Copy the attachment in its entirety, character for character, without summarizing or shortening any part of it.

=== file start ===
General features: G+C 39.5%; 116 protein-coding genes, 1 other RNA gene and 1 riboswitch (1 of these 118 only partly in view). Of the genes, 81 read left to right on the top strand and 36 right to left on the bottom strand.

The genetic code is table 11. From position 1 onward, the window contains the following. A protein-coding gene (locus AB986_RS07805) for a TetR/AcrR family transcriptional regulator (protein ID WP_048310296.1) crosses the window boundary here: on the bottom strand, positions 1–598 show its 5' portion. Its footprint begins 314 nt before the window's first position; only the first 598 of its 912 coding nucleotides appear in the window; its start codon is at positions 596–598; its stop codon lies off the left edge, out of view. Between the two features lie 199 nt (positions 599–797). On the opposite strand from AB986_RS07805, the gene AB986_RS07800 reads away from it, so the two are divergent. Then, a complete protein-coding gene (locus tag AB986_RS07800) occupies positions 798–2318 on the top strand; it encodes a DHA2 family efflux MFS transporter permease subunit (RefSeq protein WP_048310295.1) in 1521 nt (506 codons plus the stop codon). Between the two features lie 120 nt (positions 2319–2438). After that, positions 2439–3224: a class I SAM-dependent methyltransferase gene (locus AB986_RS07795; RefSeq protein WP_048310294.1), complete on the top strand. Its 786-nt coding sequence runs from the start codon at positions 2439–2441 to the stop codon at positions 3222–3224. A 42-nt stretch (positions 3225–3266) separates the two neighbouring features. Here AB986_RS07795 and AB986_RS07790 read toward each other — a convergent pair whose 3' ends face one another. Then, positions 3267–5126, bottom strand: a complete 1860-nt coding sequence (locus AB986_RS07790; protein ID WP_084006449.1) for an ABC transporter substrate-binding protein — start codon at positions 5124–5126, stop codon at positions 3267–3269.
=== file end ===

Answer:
General features: G+C 39.5%; 116 protein-coding genes, 1 other RNA gene and 1 riboswitch (1 of these 118 only partly in view). Of the genes, 81 read left to right on the top strand and 36 right to left on the bottom strand.

The genetic code is table 11. From position 1 onward, the window contains the following. A protein-coding gene (locus AB986_RS07805) for a TetR/AcrR family transcriptional regulator (protein ID WP_048310296.1) crosses the window boundary here: on the bottom strand, positions 1–598 show its 5' portion. Its footprint begins 314 nt before the window's first position; only the first 598 of its 912 coding nucleotides appear in the window; its start codon is at positions 596–598; its stop codon lies off the left edge, out of view. Between the two features lie 199 nt (positions 599–797). On the opposite strand from AB986_RS07805, the gene AB986_RS07800 reads away from it, so the two are divergent. Then, a complete protein-coding gene (locus tag AB986_RS07800) occupies positions 798–2318 on the top strand; it encodes a DHA2 family efflux MFS transporter permease subunit (RefSeq protein WP_048310295.1) in 1521 nt (506 codons plus the stop codon). Between the two features lie 120 nt (positions 2319–2438). After that, positions 2439–3224: a class I SAM-dependent methyltransferase gene (locus AB986_RS07795; RefSeq protein WP_048310294.1), complete on the top strand. Its 786-nt coding sequence runs from the start codon at positions 2439–2441 to the stop codon at positions 3222–3224. A 42-nt stretch (positions 3225–3266) separates the two neighbouring features. Here AB986_RS07795 and AB986_RS07790 read toward each other — a convergent pair whose 3' ends face one another. Then, positions 3267–5126, bottom strand: a complete 1860-nt coding sequence (locus AB986_RS07790; protein ID WP_084006449.1) for an ABC transporter substrate-binding protein — start codon at positions 5124–5126, stop codon at positions 3267–3269.